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Eucalyptus orgadophila facts for kids

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Mountain coolibah
Eucalyptus orgadophila.jpg
Eucalyptus orgadophila on Carnarvon Station Reserve
Scientific classification
Genus:
Eucalyptus
Species:
orgadophila
Eucalyptus orgadophila buds
flower buds
Eucalyptus orgadophila capsule
fruit

Eucalyptus orgadophila, commonly known as mountain coolibah, is a species of medium-sized tree that is endemic to Queensland. It has rough, fibrous or flaky bark on the lower trunk, smooth white to greyish above, lance-shaped adult leaves, flower buds in groups of seven, white flowers and cup-shaped to barrel-shaped fruit.

Description

Eucalyptus orgadophila is a tree that typically grows to a height of 15–20 m (49–66 ft) and forms a lignotuber. It has rough, grey, flaky or fibrous bark on the lower trunk, smooth white to greyish bark above. Young plants and coppice regrowth have dull, bluish, egg-shaped to almost round leaves that are 30–60 mm (1.2–2.4 in) long and 18–40 mm (0.71–1.57 in) wide. Adult leaves are the same shade of dull bluish to greyish green on both sides, lance-shaped, 65–180 mm (2.6–7.1 in) long and 10–25 mm (0.39–0.98 in) wide, tapering to a petiole 10–22 mm (0.39–0.87 in) long. The flower buds are arranged on the end of branchlets in groups of seven on a branching peduncle 8–16 mm (0.31–0.63 in) long, the individual buds on pedicels 5–9 mm (0.20–0.35 in) long. Mature buds are oval to pear-shaped, 7–9 mm (0.28–0.35 in) long and 4–6 mm (0.16–0.24 in) wide with a rounded to beaked operculum. Flowering occurs between February and September and the flowers are white. The fruit is a woody, cup-shaped to barrel-shaped capsule 7–11 mm (0.28–0.43 in) long and 6–10 mm (0.24–0.39 in) wide with the valves below the level of the rim.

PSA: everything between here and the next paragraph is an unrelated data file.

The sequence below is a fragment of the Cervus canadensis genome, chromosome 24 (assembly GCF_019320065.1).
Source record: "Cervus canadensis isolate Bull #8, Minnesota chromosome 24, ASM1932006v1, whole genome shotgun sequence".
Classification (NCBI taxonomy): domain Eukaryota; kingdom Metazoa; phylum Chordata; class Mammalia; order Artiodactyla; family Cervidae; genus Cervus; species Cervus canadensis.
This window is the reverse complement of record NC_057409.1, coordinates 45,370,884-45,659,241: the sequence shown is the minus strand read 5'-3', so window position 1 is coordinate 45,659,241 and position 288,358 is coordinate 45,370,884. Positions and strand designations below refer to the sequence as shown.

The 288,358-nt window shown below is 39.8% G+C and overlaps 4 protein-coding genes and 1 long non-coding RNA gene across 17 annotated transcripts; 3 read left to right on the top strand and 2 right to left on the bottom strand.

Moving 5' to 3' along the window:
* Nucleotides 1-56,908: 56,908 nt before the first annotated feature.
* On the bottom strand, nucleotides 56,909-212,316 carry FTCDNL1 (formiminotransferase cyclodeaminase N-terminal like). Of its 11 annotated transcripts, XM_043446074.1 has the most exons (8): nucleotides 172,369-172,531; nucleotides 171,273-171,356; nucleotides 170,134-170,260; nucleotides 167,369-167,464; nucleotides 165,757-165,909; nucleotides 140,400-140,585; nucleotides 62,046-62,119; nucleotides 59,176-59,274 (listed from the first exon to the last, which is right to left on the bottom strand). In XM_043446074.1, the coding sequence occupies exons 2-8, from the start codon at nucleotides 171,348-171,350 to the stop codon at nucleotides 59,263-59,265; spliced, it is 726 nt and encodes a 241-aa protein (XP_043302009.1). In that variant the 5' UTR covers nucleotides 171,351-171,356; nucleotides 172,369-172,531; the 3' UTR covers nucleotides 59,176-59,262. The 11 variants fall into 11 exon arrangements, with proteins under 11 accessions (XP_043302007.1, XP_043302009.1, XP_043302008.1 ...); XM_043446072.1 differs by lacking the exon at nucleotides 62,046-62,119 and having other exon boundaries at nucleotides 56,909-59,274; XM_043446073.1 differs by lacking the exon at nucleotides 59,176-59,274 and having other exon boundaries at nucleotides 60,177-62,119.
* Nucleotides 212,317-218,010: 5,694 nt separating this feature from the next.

Taxonomy

Eucalyptus orgadophila was first formally described in 1928 by Joseph Maiden and William Blakely in Maiden's book, A Critical Revision of the Genus Eucalyptus. The type material was collected by Cyril Tenison White near Cooranga in 1925. The specific epithet is from ancient Greek meaning "a meadow or well-watered, fertile spot" and "loving".

Distribution and habitat

Mountain coolibah grows in woodland, often in pure stand, on ridges and hills in eastern Queensland, from south of the Cape York Peninsula to near Warwick.

Conservation status

This eucalypt is classified as "least concern" under the Queensland Government Nature Conservation Act 1992.

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